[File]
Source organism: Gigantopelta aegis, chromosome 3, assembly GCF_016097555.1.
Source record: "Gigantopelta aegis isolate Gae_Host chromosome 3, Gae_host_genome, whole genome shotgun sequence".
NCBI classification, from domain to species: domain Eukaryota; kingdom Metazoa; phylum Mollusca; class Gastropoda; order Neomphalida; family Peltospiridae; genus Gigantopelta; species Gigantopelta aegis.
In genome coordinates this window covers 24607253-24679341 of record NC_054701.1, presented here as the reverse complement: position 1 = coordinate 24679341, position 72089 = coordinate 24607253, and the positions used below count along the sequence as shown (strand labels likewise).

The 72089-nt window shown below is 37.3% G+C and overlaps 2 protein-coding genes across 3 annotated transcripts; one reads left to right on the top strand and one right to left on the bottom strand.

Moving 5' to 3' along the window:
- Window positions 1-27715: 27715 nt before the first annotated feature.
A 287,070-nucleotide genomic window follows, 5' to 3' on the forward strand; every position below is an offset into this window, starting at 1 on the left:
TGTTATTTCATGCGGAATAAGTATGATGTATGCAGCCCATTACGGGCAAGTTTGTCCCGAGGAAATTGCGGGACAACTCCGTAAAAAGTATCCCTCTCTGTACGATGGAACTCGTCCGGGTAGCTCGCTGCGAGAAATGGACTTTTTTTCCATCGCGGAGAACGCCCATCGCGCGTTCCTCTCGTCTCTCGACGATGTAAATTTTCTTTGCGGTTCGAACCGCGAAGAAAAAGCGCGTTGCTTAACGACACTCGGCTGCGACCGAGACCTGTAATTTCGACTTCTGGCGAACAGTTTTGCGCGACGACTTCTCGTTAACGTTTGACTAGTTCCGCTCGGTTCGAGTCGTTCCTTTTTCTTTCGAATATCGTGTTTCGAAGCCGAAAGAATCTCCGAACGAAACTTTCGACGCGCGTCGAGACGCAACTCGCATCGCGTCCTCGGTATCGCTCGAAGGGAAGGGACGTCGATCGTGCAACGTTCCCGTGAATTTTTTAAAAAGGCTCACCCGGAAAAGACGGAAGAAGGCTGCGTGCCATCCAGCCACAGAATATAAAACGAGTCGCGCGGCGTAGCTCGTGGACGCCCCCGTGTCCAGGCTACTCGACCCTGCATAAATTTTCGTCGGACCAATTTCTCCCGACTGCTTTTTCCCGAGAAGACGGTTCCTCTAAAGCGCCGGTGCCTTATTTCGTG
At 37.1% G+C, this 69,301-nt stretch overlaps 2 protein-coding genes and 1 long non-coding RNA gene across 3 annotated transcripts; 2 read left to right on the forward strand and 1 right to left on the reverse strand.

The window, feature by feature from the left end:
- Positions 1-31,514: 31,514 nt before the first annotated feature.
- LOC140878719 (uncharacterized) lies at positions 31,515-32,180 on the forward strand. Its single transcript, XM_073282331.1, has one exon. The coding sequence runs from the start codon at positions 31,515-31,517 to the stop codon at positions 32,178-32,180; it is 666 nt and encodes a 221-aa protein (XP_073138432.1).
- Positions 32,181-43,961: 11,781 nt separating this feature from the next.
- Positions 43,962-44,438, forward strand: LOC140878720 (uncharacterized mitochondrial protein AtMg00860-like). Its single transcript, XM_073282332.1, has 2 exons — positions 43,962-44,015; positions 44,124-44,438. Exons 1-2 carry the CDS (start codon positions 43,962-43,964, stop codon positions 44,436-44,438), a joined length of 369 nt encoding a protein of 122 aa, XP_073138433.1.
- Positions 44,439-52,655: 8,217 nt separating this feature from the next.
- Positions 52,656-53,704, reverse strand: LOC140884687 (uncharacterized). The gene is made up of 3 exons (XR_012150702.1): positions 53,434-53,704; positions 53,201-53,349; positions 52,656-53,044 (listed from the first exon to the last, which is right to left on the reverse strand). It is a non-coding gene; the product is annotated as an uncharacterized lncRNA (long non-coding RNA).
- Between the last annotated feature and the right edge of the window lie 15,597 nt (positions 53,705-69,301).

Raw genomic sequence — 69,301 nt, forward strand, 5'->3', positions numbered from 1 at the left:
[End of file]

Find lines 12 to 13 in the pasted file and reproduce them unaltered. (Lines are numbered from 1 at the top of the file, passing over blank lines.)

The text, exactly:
- Positions 1-31,514: 31,514 nt before the first annotated feature.
- LOC140878719 (uncharacterized) lies at positions 31,515-32,180 on the forward strand. Its single transcript, XM_073282331.1, has one exon. The coding sequence runs from the start codon at positions 31,515-31,517 to the stop codon at positions 32,178-32,180; it is 666 nt and encodes a 221-aa protein (XP_073138432.1).